After waiting out the cold winter months, your green thumb is probably itching to get back into the soil. But before you pull on your garden gloves, here are a few signs to look for that indicate when to start planting a garden.
1. Your Last Frost Date Has Passed
The first step in deciding when to start planting a garden is determining your garden growing zone. Once you know what zone you live in on the USDA Hardiness Zone map, you'll have a better idea of when the last frosts are for your area. As a general rule, seeds or seedlings should go in the ground at least two weeks after the last frost date.
2. Your Seed Packets Tell You It's Time
Armed with your hardiness zone, the next indicator in deciding when to start planting a garden can be found on the back of your seed packets. Based on the days to germination and the days to harvest listed on your seed pack, you can determine when you need to sow seeds or start them indoors.
3. Thawed Ground
Another sign to check for is the soil condition. If the ground is still frozen, it won't make for successful planting. Checking for workable garden soil is pretty simple: Take a walk around your planting area and squeeze a handful of soil into a ball with your hands. If it sticks together or is dripping wet, it's not workable or ready. If it falls apart easily, it's a sign it's nearly time to plant.
4. Warm Nighttime Temperatures
Just because you're seeing some warm daytime temperatures doesn't mean your garden is ready for planting. It's essential to look at nighttime temperatures, too, before transplanting any seedlings to your garden. Ideally, you should plant warm weather plants when evening temperatures no longer dip below 60 degrees Fahrenheit.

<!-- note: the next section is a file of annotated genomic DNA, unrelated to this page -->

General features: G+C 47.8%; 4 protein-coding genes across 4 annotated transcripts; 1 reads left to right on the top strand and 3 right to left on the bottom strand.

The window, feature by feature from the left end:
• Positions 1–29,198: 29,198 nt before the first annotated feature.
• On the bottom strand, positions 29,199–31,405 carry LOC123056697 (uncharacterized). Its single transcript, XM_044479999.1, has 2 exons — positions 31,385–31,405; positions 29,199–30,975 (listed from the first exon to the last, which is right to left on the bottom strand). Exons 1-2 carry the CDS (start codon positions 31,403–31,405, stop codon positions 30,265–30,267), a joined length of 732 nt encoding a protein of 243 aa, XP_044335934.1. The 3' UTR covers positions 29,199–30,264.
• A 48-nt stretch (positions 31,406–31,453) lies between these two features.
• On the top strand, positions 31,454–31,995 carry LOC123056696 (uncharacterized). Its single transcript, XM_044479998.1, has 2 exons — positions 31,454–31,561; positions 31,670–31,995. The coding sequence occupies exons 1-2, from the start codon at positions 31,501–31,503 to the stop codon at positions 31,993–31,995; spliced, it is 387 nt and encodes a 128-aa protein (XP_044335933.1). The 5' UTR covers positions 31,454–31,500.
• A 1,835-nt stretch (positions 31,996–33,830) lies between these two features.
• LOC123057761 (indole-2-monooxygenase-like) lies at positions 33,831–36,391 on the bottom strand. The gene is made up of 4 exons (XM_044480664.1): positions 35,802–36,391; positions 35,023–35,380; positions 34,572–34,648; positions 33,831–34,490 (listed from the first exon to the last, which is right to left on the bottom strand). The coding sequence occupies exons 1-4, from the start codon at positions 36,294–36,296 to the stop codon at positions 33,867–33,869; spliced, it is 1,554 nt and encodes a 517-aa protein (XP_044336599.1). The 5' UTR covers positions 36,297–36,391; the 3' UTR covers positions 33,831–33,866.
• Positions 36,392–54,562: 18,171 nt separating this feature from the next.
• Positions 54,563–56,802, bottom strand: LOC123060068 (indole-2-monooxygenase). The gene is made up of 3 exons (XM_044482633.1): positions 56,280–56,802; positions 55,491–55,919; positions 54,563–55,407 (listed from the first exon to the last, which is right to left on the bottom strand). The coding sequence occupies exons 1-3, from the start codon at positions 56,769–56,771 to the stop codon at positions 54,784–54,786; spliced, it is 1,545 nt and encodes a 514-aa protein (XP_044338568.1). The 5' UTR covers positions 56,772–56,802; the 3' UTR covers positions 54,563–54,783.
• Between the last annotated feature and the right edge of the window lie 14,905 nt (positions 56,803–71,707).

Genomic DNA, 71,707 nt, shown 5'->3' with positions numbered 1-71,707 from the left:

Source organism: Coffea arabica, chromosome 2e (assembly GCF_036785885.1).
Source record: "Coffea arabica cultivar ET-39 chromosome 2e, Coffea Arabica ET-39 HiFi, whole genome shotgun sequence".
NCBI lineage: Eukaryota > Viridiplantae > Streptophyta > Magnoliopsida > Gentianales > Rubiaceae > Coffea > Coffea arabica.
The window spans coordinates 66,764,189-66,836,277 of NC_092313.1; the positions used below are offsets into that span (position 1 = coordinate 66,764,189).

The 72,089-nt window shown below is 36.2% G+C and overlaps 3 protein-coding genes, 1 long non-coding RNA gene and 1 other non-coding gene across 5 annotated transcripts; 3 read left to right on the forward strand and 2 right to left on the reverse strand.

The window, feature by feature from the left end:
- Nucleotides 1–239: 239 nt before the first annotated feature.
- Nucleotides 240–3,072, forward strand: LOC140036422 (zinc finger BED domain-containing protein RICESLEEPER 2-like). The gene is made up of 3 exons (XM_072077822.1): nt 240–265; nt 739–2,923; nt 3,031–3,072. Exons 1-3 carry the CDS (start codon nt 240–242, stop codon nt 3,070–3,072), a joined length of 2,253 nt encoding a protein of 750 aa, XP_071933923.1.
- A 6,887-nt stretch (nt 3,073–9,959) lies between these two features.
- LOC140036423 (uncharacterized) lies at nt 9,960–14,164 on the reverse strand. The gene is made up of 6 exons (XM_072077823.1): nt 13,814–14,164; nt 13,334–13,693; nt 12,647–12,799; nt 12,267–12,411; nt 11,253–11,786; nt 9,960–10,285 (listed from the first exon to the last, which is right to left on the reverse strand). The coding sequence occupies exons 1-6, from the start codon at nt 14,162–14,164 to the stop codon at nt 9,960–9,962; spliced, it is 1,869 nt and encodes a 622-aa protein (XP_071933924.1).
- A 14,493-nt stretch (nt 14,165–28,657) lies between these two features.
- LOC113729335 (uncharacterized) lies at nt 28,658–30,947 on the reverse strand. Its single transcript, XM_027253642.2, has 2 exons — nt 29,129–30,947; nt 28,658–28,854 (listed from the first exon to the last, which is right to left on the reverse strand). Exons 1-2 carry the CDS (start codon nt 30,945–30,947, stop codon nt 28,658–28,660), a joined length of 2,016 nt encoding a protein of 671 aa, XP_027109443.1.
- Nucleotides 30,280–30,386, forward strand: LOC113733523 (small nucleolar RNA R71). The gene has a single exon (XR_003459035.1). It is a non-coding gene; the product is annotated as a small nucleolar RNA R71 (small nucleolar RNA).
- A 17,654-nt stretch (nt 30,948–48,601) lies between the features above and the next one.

5. Warm Soil Temperature
As the weather outside begins to warm up, the soil also steadily grows warmer. Checking your soil temperature is another method you can use to determine when to start planting. Seeds planted too early may not germinate right away or at all and can be disturbed before they get the chance to do so. Seedlings also need the proper soil temperatures before being transplanted to ensure survival.
To measure your soil's temperature, use a garden and compost thermometer. The soil should be at least 60 F to 65 F for spring planting. Take measurements three times throughout the day — morning, noon and late afternoon — to get a more accurate average temperature range.
6. More Sunlight Hours
Keep an eye on your garden area where your growing beds sit and clock how many hours of sunlight it receives throughout the day. Most warm weather plants, like squash and tomatoes, require six to eight hours of full sun daily. Once the area starts to get closer to six hours of steady sunlight, you'll know it's about time to get planting.
7. Your Seedlings Are Ready
If you start your seeds indoors, it's also vital to look to your seedlings for signs it's time to begin planting. Most seedlings should have at least two sets of true leaves before being transplanted into the ground. Don't forget to factor in time for hardening off the plants when you begin your garden preparation.
Watch for a few signs that your garden is ready for planting — no single one should be the only indicator. A combination of these signs, coupled with experience, can help you determine the best time to start.
For more tips on timing the planting of your garden, check out Burpee's guide to direct sow seeds.